Maggie Prince



Happy new year! As we head into 2018, let’s take a quick look back at the trends from last year in the real estate market.
November and December were busy months, although December sales did drop off a bit, as is typical for that time of year. Still, December activity was well above the 10-year average for that month.
The main change in 2017 was the pricing increase. By the end of the year we were back to a balanced market for detached homes; nonetheless, region-wide they experienced an eight percent increase year over year.
The big news was the condo and townhouse market. As people scrambled to get into something before they were priced out of the market entirely, demand drove up the price of strata properties. Region-wide, townhouse pricing was up 18 percent, and condos a whopping 26 percent. Definitely a seller’s market for them!
Let’s have a look at a couple of specific markets: the benchmark price of a typical home in Coquitlam in December was $1,282,000 (up 14 percent over the year); townhouse $662,600 (up 21.1 percent); condo $502,900 (up 33.9 percent). In Maple Ridge, benchmark for a detached home was $827,000 (up 16.8 percent); townhouse $527,500 (up 27.3 percent); condo $282,200 (up 35.5 percent).
Proportionately, prices went up more in Maple Ridge than in Coquitlam, as people from other areas of the Lower Mainland rushed to scoop up that area’s (relatively) inexpensive real estate. As a result, prices in that market are now becoming more reflective of regional pricing. We see the same trend as we head out into the Fraser Valley; prices in Mission, Abbotsford and Chilliwack are up, too.
For 2018, new developments now in the planning and construction phases will mean an increased supply of condos and townhomes. That should help to ease the demand for those properties. An increase in mortgage rates could cool the market a bit, as well as the new lending restrictions that came into effect at the beginning of the year.
If you’re planning to buy or sell this spring, I advise you to be ahead of the curve, and do it sooner rather than later. Spring typically brings more activity, so whether you’re buying or selling, that means more competition.
If I can help in any way, please let me know!





November 2017

September 2017

May 2017

March 2017

January 2017


The high price of detached homes has created a stable, balanced market for that real estate segment, but condos and townhouses are still a seller’s market, with the number of recorded sales well above average this fall.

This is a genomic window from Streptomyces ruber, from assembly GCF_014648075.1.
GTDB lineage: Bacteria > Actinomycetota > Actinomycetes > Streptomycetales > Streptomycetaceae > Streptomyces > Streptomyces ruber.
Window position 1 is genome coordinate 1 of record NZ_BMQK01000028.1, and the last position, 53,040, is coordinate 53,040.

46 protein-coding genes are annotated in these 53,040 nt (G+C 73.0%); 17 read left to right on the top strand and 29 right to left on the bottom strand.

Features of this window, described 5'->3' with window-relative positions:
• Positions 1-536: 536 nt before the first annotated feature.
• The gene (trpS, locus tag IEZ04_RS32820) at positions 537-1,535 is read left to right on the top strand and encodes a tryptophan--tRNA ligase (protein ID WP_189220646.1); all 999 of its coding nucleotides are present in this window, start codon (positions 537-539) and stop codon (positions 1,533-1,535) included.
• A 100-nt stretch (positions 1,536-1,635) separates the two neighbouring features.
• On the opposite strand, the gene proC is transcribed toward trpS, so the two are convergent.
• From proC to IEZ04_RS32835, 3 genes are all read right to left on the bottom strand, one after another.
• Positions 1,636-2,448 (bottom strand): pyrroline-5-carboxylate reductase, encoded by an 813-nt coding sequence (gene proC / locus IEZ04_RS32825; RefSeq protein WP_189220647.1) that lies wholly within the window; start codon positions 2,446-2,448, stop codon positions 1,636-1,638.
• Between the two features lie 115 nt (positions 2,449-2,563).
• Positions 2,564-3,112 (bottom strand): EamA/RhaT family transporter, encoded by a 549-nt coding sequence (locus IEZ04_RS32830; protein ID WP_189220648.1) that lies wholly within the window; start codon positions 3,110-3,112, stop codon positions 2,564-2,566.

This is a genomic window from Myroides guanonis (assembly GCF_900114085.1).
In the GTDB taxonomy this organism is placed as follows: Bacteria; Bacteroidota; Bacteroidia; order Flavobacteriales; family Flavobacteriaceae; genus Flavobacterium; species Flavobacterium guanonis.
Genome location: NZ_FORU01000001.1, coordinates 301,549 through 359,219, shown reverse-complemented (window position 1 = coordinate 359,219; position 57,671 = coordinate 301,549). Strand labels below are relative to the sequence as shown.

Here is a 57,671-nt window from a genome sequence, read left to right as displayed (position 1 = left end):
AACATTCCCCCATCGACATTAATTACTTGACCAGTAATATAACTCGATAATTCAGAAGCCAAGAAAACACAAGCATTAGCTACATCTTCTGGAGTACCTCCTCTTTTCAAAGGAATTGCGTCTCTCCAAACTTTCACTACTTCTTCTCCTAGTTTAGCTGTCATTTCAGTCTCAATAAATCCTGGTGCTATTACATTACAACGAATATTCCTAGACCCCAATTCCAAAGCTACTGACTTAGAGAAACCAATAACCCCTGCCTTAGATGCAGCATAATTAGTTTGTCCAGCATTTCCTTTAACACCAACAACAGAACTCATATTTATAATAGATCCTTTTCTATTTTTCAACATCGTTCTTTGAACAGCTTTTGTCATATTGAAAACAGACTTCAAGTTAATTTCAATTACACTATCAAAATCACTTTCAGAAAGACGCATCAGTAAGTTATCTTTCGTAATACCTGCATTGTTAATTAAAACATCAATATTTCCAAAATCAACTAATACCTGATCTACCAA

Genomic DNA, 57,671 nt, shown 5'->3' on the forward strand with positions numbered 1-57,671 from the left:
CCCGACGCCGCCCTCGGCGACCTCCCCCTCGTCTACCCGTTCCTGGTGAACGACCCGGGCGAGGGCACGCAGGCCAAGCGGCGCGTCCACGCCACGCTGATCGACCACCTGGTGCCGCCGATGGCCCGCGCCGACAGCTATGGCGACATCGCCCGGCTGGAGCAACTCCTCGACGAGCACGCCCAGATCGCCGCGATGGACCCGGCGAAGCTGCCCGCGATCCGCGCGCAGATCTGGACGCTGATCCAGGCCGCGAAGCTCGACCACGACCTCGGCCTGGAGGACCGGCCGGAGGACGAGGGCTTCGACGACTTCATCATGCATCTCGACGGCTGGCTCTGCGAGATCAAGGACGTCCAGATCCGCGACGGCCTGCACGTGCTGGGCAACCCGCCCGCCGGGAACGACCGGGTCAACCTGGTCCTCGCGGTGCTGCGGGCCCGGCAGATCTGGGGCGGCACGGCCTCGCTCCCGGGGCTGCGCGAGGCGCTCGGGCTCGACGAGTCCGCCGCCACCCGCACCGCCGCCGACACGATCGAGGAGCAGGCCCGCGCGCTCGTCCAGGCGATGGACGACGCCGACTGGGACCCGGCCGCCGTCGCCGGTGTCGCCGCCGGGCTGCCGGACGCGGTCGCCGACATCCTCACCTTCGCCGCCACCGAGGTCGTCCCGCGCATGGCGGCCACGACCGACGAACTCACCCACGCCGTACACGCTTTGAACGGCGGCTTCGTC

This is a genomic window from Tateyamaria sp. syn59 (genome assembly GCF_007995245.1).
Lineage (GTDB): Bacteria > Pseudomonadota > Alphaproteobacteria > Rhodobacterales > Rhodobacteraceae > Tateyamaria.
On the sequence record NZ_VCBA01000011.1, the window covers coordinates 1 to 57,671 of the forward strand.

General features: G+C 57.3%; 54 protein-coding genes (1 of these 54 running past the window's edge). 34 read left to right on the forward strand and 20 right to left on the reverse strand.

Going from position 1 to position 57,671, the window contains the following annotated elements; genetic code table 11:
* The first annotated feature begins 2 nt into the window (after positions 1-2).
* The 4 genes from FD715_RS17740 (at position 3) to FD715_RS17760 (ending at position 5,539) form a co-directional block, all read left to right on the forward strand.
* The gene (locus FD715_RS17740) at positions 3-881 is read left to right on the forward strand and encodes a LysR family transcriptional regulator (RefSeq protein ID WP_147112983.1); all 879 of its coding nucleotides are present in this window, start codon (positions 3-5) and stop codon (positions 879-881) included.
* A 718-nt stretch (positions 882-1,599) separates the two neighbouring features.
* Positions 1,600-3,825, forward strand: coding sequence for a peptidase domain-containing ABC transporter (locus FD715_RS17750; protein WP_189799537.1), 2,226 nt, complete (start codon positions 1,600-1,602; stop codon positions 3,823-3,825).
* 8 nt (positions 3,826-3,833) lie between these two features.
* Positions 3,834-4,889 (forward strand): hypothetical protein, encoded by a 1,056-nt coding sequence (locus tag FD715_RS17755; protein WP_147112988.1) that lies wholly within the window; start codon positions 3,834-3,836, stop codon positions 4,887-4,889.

October was very busy, after the federal government announced at the middle of the month, a tightening of mortgage lending rules for uninsured mortgages.
Changes have been made previously to tighten up the rules for buyers who require an insured mortgage with an agency like CMHC, because they have less than 20 per cent to put down.
These new changes will impact everyone else… people who are likely already in the market and have a down payment of 20 per cent or more to apply to a new purchase.
As of January, these buyers will have to meet the qualifications for the current five-year rate, or the contract rate plus two percent, whichever is higher. The new rules will also require lenders to tighten up the formula that they use to qualify borrowers.
At this point, this new ‘stress test’ will not apply to home owners renewing their uninsured mortgage with their existing lender, or for those who borrow from a credit union.
Home owners that move to a different lender will be treated as new borrowers and will have to qualify at the higher, stress-test rate, adding hundreds of dollars to the amount of income needed to qualify for most mortgages.
This will likely lead to less shopping around for the best rate, as buyers opt to maintain the status quo and stay with their current lenders.
If you will be shopping for a new mortgage that will be in place in 2018, I recommend doing it early to avoid any unpleasant surprises.
Traditionally November and December are slower months for real estate, but these new rules will likely stimulate sales, as buyers rush to beat the new qualification levels.
If you would like more information on this, or the market in general, please let me know. I’m just a quick email or phone call away.




The volume of home sales in British Columbia is forecast to end the year down 10 percent from 2016, but still well above the 10-year average.
The BC Real Estate Association expects 100,900 units to be sold through its MLS system this year, down from a record-breaking 112,209 last year.